Choice: The critics

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The Independent Culture
FILM

Heat Michael Mann brings out the big guns of method for a downbeat thriller that chases Al Pacino's cop and Robert De Niro's criminal through the stylised streets of Los Angeles. Strong direction sustains three hours of beautifully shot yet unglamorous violence, as the obsessive pair play out a mirror relationship.

Leaving Las Vegas After a patchy few years, Mike Figgis returns with a gritty, hallucinatory and hopelessly romantic tale of love and doom in Las Vegas. Nicolas Cage is the suicidal alcoholic, who hooks up with Elisabeth Shue, a prostitute determined to take control of her own life. A love story that's not afraid to wallow in pain.

Seven Just as the serial-killer genre seemed to be growing blunt, in sweeps David Fincher to sharpen it up. Morgan Freeman and Brad Pitt (left) are the cops investigating a Seven Deadly Sins-inspired killer. A film that you won't be able to shake from your memory.

RYAN GILBEY AND LIESE SPENCER

THEATRE

An Ideal Husband Tremendous wit and effortless elegance (especially Anna Carteret) in this uncannily topical play about private lives and public figures. Peter Hall's finest production in ages and the best Oscar Wilde revival in years. With Martin Shaw (right). Haymarket Theatre Royal, London SW1

Private Lives Sex, violence and appalling behaviour made it quite scandalous back in 1930. Now we know that it is simply Coward's greatest comedy. Mike Alfreds directs this scintillating tale of honeymoon hi-jinks. Everyman, Cheltenham

Flesh Fly Ewan Marshall has had the inspired idea of taking Volpone and adapting it for Graeae, the disabled actors' company. Like plugging this savage satire on sickness and health into the mains. An evening you won't forget in a hurry. Closes Sunday then tours. Oval House, London SE11

DAVID BENEDICT

EXHIBITIONS

Emil Nolde German Expressionist, Nolde, has been an extraordinary influence on the development of 20th-century western painting. This not- to-be-missed exhibition follows his varied career from early religious works through the sublime landscapes and seascapes to later work done in hiding from the Nazis. Whitechapel Art Gallery, London E1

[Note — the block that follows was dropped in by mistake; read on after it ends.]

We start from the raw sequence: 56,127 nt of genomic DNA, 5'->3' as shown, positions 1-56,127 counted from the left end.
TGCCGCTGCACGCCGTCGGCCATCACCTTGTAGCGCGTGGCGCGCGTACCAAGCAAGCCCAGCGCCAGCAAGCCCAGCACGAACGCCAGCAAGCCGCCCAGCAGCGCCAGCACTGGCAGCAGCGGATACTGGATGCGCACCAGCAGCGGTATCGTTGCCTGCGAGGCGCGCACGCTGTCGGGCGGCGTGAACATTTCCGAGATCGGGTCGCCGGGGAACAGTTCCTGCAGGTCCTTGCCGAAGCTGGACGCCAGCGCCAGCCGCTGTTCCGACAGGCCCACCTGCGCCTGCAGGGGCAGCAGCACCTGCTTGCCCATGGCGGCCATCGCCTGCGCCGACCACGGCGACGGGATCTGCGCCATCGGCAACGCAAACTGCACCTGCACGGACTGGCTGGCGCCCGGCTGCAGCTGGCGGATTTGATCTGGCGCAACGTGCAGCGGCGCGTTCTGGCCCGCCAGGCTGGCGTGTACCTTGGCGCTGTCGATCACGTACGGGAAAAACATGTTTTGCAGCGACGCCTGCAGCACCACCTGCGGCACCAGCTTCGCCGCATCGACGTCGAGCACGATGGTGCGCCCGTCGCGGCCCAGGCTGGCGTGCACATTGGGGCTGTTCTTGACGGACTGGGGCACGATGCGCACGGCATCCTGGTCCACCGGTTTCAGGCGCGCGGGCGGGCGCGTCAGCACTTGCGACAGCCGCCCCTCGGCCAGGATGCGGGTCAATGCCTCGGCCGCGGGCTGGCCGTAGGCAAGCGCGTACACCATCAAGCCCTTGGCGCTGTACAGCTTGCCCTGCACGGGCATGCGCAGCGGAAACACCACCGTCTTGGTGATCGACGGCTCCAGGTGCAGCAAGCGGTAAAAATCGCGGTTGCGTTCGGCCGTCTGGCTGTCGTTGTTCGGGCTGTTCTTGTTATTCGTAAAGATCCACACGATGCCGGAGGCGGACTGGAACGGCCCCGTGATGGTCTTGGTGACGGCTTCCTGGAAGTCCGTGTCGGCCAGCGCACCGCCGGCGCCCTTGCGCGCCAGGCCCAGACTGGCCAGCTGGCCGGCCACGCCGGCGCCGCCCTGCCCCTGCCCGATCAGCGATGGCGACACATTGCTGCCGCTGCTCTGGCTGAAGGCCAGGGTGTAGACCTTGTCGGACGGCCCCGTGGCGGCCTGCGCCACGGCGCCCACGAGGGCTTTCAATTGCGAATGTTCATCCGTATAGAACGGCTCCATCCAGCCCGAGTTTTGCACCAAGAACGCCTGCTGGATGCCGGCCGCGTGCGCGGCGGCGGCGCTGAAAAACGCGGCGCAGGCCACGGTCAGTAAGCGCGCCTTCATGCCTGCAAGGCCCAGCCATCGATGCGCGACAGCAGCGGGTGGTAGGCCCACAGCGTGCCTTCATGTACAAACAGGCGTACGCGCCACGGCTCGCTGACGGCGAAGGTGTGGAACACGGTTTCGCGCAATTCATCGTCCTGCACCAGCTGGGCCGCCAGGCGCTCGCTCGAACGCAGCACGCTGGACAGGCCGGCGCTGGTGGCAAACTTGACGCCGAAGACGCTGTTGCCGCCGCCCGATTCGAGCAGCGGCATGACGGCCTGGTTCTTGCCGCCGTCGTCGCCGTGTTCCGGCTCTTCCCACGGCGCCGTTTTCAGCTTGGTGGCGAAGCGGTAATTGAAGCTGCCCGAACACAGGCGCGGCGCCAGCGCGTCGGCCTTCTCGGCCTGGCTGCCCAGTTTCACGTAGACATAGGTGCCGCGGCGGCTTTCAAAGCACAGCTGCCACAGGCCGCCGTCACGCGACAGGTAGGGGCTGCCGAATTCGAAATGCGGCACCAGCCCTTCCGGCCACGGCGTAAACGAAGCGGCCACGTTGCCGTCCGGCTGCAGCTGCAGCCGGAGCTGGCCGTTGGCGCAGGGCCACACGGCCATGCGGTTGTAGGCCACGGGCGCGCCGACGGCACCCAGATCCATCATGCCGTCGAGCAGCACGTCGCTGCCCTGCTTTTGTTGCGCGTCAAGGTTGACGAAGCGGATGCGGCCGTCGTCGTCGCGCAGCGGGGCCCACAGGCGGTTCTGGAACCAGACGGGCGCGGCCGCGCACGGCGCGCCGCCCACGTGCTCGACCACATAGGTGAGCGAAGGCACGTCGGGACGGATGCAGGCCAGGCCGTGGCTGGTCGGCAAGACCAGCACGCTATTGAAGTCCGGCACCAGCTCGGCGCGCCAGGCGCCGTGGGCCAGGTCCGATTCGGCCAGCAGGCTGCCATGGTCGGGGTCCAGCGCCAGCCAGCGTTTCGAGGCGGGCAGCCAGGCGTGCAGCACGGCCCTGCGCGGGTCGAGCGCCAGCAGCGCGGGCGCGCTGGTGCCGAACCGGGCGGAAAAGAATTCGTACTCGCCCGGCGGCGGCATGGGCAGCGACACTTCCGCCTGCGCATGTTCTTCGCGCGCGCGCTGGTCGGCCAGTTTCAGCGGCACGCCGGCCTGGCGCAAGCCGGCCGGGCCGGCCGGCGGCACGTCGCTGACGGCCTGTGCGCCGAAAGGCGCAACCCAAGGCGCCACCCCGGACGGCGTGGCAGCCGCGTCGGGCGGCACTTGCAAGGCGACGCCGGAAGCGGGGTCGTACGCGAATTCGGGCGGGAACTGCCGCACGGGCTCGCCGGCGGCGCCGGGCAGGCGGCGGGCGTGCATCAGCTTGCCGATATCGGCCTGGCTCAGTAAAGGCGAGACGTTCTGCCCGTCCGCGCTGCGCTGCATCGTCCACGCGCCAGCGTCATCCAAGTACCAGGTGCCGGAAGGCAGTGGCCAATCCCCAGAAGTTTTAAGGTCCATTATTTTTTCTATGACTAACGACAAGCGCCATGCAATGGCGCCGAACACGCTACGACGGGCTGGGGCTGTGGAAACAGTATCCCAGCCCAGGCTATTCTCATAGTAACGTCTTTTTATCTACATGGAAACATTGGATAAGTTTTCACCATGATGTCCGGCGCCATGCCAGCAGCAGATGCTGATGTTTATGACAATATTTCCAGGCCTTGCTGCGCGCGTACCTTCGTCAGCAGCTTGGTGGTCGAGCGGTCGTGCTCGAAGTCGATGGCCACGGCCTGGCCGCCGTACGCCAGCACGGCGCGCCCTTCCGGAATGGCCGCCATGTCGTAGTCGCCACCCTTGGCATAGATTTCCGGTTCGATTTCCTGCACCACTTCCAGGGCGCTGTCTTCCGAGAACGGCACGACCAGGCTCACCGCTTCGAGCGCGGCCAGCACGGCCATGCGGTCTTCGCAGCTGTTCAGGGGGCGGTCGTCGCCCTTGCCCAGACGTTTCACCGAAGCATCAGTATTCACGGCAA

The British Art Show IV (right) Five years ago, the last British Art Show aroused critical comment with the work of Julian Opie and Rachel Whiteread. This year, we have Hirst and Wallinger and the bric-bats have turned into plaudits. Strange that. Whitworth Art Gallery, Manchester

Home and Away Just how international a force has British art been over the past century? A few answers are provided by a show of work from the Tate's own collections. Good examples of Sickert, Epstein, Hockney, Hirst and others. Tate, Liverpool

IAIN GALE

COMEDY

Jenny Eclair The Perrier Award-winning, self-styled "scarlet-taloned, peroxide She-Devil" (below right) carries out her avowed aim of being "as rude as possible" on stage. Never again will you believe that girls are made of sugar and spice and all things nice. Taunton Brewhouse Theatre (01823 283 244) tomorrow; Worcester Swan Theatre (01905 27322) Sun; Birmingham MAC (0121 440 3838) Mon & Tue; Stafford Gatehouse Theatre (01785 254 653) Thur

Donna McPhail Live The spiky co-host of BBC2's Sunday Show achieves the feat of being in-your-face and funny at the same time. Hemel Hempstead Old Town Hall (01442 242827) tomorrow

Sean Hughes The likeable Irishman's carefully-crafted stage persona is of someone at two with the world. "When all the other kids were smoking behind the bikesheds," he whimpers, "me, I was cycling behind the tobacconist's". Woking New Victoria Theatre (01483 761 144) Mon; Oldham Royton Assembly Hall (0161-911 4072) Thur

JAMES RAMPTON

LITERATURE

What has film ever done for literature other than turn perfectly happy classics into Colin Firth promotion packs? Well, quite a lot apparently. Starting a celebratory season entitled, Writing in Light, critics Christopher Frayling, Joan Smith and Kevin Jackson talk about horror, noir and sci- fi (all day tomorrow) and Hanif "Beautiful Launderette" Kureishi reveals all about adaptation (7.30pm, Wed). And the best is yet to come. No popcorn. RFH, South Bank, London, SE1 (0171-960 4242) to 22 Feb. pounds 4/pounds 2.50

Continuing symbiotically, four crime fiction writers discuss the genre and its relation to racism/noir in contemporary Berlin and London. John Williams, Mike Phillips, Jakob Arjouni and Graeme Gordon. BAC, London, SW11 (0171-223 2223) Tue 9pm

Fresh from singing antics in London, the legendary thespian Nicol Williamson takes to the road with his first novel Ming's Kingdom. Waterstone's, Deansgate, Manchester (0161-832 1992) Thur 7pm. pounds 2

DOMINIC CAVENDISH

DANCE

Want to know what pounds 560,000 looks like? Check out the Royal Ballet's Sleeping Beauty next week. Maria Bjornson's beautiful but distracting sets and its hideously fussy costumes have not found critical favour but the ballet still provides a showcase for new and established talents. Sylvie Guillem gives us her assured Aurora on Monday, Darcey Bussell is all sweetness on Wednesday and Viviana Durante dances on Thursday. Royal Opera House, London WC2

Corazon Flamenco stamps its weary way through its five-week season. Arrival at the interval will spare you the ludicrous Noche de Santiago. Manuela Carrasco saves the evening in the second half. Sadler's Wells, EC1

Spring Collection (above) 48-hour dance marathon highlighting the best of British-based independent choreography. 2-4 Feb, RFH, London SE1 & Place Theatre, WC1

LOUISE LEVENE

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